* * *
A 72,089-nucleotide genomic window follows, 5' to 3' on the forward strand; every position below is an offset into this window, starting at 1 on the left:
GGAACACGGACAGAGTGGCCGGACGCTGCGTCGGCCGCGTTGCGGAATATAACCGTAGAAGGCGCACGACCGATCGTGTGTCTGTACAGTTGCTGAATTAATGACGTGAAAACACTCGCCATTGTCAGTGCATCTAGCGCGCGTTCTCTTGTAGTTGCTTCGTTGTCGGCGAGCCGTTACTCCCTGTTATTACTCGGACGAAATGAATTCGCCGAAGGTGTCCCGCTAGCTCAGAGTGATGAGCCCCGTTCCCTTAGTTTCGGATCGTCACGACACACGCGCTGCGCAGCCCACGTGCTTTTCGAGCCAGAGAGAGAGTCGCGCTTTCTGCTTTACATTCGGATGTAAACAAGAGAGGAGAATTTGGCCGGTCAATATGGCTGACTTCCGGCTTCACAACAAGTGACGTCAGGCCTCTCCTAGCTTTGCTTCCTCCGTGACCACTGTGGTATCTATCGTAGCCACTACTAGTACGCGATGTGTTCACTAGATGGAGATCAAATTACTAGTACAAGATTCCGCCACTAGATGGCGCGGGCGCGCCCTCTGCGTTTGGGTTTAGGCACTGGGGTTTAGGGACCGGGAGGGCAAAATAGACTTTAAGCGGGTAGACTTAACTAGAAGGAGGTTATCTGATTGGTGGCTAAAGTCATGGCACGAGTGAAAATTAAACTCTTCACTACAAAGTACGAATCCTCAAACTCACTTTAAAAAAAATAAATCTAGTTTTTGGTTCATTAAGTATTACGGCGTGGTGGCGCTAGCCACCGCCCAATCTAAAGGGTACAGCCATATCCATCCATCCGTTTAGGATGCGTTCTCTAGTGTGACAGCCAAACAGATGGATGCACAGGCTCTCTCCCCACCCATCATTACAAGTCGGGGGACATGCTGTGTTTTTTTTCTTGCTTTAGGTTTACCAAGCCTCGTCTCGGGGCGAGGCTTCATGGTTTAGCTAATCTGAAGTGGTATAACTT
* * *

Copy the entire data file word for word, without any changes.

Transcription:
A 72,089-nucleotide genomic window follows, 5' to 3' on the forward strand; every position below is an offset into this window, starting at 1 on the left:
GGAACACGGACAGAGTGGCCGGACGCTGCGTCGGCCGCGTTGCGGAATATAACCGTAGAAGGCGCACGACCGATCGTGTGTCTGTACAGTTGCTGAATTAATGACGTGAAAACACTCGCCATTGTCAGTGCATCTAGCGCGCGTTCTCTTGTAGTTGCTTCGTTGTCGGCGAGCCGTTACTCCCTGTTATTACTCGGACGAAATGAATTCGCCGAAGGTGTCCCGCTAGCTCAGAGTGATGAGCCCCGTTCCCTTAGTTTCGGATCGTCACGACACACGCGCTGCGCAGCCCACGTGCTTTTCGAGCCAGAGAGAGAGTCGCGCTTTCTGCTTTACATTCGGATGTAAACAAGAGAGGAGAATTTGGCCGGTCAATATGGCTGACTTCCGGCTTCACAACAAGTGACGTCAGGCCTCTCCTAGCTTTGCTTCCTCCGTGACCACTGTGGTATCTATCGTAGCCACTACTAGTACGCGATGTGTTCACTAGATGGAGATCAAATTACTAGTACAAGATTCCGCCACTAGATGGCGCGGGCGCGCCCTCTGCGTTTGGGTTTAGGCACTGGGGTTTAGGGACCGGGAGGGCAAAATAGACTTTAAGCGGGTAGACTTAACTAGAAGGAGGTTATCTGATTGGTGGCTAAAGTCATGGCACGAGTGAAAATTAAACTCTTCACTACAAAGTACGAATCCTCAAACTCACTTTAAAAAAAATAAATCTAGTTTTTGGTTCATTAAGTATTACGGCGTGGTGGCGCTAGCCACCGCCCAATCTAAAGGGTACAGCCATATCCATCCATCCGTTTAGGATGCGTTCTCTAGTGTGACAGCCAAACAGATGGATGCACAGGCTCTCTCCCCACCCATCATTACAAGTCGGGGGACATGCTGTGTTTTTTTTCTTGCTTTAGGTTTACCAAGCCTCGTCTCGGGGCGAGGCTTCATGGTTTAGCTAATCTGAAGTGGTATAACTT